Autumn is a great time of year to explore Dorset by bike.
We’re still getting some lovely sunny days, but now that the weather is cooling down, cycling is that little bit easier – especially if you’re going up hill!
If you’re new to cycling or getting back in the saddle after a break, why not try out these short and mostly flat cycle routes.
There are places to stop along the way for something to eat or drink or simply enjoy the view. Four of the routes are linear routes, meaning that you can stop cycling at any point and head back to your start point along the same track – which is great for cycling newbies or families with young children.
Each of these routes has a route map which you can download as a GPX file to your smartphone or fitness device. This makes following the route that little bit easier - some of the routes are also signposted.
Poole Quay to Whitecliff
This easy and flat linear route is 3 miles in total.
Start off at Poole Quay and cycle alongside the restaurants, cafes and pubs until you pass the Thistle Hotel and RNLI Lifeboat Station. The route then turns towards Harbourside Park along a shared-use cycle/walking path next to the waters edge. You'll get fantastic views of Poole Harbour and Brownsea Island as you cycle along.
Continue through Harbourside Park to Whitecliff Recreation Ground. The route ends at Turks Lane, where you turn around and cycle back the same way to Poole Quay.
If you’ve got time and the energy, you could take a detour into Poole Park where there are two cafes, a boating lake and mini-golf.
Don’t have your own bike? You could hire a Beryl Bike to use for the day with collection and drop off points near Poole Quay.
The Trail is a 4 mile linear route between Weymouth and Portland and back again.
The Rodwell Trail follows a disused railway line, which is now a wonderfully accessible wildlife corridor used by cyclists, walkers and mobility scooters.
The route takes you past old station platforms and Sandsfoot Castle, with lovely views out across Portland Harbour towards Portland.
The Trail is also great for wildlife with many birds, plants and butterflies along the route.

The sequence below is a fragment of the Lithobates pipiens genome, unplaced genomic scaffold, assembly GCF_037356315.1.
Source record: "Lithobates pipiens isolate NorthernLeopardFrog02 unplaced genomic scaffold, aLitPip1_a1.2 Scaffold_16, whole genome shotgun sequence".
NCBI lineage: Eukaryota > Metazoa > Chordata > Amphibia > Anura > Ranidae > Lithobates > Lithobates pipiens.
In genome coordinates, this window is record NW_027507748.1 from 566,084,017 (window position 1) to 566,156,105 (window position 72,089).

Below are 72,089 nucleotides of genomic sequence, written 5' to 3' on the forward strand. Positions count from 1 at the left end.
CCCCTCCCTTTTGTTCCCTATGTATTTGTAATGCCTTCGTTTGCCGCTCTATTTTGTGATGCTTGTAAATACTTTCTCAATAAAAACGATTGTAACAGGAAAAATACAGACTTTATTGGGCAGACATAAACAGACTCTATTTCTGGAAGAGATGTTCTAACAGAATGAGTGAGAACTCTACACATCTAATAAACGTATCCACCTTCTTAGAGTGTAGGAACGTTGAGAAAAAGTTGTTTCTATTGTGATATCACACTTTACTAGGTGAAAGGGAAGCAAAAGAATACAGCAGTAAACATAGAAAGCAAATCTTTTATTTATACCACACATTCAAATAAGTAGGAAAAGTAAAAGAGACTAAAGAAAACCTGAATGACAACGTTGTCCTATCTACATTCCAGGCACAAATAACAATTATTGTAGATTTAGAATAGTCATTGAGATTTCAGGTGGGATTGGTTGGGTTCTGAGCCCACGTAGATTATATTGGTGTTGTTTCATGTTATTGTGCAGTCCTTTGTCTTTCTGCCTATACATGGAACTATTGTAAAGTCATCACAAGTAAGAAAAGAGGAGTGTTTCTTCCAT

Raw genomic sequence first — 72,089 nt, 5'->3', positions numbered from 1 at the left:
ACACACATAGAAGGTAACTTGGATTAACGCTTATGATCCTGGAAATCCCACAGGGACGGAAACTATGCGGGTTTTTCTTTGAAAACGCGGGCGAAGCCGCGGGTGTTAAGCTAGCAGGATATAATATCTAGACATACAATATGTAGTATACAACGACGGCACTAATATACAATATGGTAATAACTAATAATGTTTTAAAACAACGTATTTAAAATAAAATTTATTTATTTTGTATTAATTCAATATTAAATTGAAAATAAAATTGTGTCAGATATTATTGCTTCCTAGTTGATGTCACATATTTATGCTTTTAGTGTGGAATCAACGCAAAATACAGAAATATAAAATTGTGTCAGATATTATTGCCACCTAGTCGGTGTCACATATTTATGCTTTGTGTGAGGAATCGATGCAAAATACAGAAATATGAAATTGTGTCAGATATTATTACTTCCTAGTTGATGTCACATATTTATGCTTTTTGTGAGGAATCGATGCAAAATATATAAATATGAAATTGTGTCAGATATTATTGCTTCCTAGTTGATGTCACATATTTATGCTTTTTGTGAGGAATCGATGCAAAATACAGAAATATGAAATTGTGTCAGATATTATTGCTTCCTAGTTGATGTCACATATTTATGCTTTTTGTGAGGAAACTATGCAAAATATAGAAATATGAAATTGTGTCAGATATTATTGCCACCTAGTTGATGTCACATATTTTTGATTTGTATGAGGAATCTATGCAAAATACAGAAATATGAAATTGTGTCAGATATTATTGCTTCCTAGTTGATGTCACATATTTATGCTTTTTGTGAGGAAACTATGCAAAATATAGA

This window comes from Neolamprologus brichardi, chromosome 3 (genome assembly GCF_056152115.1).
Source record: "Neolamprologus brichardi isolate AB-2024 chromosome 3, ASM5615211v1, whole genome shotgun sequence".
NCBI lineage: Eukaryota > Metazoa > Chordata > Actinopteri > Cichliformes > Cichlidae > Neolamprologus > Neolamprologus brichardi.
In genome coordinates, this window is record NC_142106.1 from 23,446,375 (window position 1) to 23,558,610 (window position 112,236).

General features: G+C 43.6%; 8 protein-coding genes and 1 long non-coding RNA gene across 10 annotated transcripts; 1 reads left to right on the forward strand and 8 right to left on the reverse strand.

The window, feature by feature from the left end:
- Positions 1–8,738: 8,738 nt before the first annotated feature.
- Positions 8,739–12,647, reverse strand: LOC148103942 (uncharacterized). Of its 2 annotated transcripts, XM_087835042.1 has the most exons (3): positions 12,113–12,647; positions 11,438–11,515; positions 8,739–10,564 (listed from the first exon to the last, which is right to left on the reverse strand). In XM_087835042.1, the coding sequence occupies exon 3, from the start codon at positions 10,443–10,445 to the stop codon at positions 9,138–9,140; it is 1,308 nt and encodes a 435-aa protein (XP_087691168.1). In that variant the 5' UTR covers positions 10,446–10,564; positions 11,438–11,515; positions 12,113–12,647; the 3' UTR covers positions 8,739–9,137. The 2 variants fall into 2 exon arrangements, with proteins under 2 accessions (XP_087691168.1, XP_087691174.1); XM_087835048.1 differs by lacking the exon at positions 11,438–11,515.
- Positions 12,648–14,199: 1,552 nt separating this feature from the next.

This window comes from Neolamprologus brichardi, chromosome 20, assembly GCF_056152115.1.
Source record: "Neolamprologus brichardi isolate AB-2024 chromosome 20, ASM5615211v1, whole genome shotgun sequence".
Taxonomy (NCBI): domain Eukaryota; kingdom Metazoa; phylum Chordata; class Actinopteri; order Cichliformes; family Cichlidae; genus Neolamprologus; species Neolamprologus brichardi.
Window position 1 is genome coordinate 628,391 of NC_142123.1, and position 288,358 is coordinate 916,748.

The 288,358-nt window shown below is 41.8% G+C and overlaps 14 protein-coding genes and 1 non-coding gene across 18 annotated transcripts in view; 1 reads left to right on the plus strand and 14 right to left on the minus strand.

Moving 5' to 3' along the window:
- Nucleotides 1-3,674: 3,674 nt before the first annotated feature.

Bride Valley Cycle Ride
Explore the beautiful Bride Valley in West Dorset on this 7 mile circular route.
The route starts in the small village of Littlebredy. Follow the fairly flat and winding rural lanes to two other West Dorset villages – Litton Cheney and Long Bredy.
There are places to picnic at Littlebredy or pop into the White Horse Inn pub on route for a break and refreshments.
If you're feeling energetic, you can extend this route to a longer 15 mile cycle ride down to Hive Beach at Burton Bradstock.
Hengistbury Head to Sandbanks
This is a 10 mile linear route (one-way) but you can cycle as much or as little as you want to.
The promenade between Hengistbury Head to Sandbanks is great for cycling away from roads. It’s also very scenic as its right next to golden sandy beaches.
The route passes by Southbourne Beach, Boscombe Beach and Pier, Bournemouth Beach and Pier as well as Durley Chine and Alum Chine.
You can start or stop your journey at any point - you do not have to cycle the whole length of the promenade. For example, you could cycle from Bournemouth Pier to Boscombe Pier and back again, which is about 3 miles. Or from Sandbanks to Bournemouth Pier and back is about 6 miles.
There are beachside kiosks, cafes and restaurants along the promenade to stop for a break or refreshments.
Cycle hire is available near Bournemouth Pier or you can pick up a Beryl Bike at the start of your journey and drop it off at the end point - there’s no need to take it back to the start point if you’re just cycling one-way.
North Dorset Trailway
This is a 14 mile linear route which can be split into smaller sections.
Great for new cyclists and families, you can cycle as much or as little as you want along the North Dorset Trailway. The section from Sturminster Newton to Shillingstone and back again is about 6 miles. The section from Blandford Forum to Shillingstone and back again is about 12 miles in total.
The Trailway is mainly flat, with a tarmac or fine gravel track. Large sections of the trail used to be the old Somerset and Dorset Railway which linked Bristol and Bournemouth until the 1960s.
You can read our two blogs about a 6 mile route and a 12 mile route with details about where to stop for breaks and what you’ll see along the way.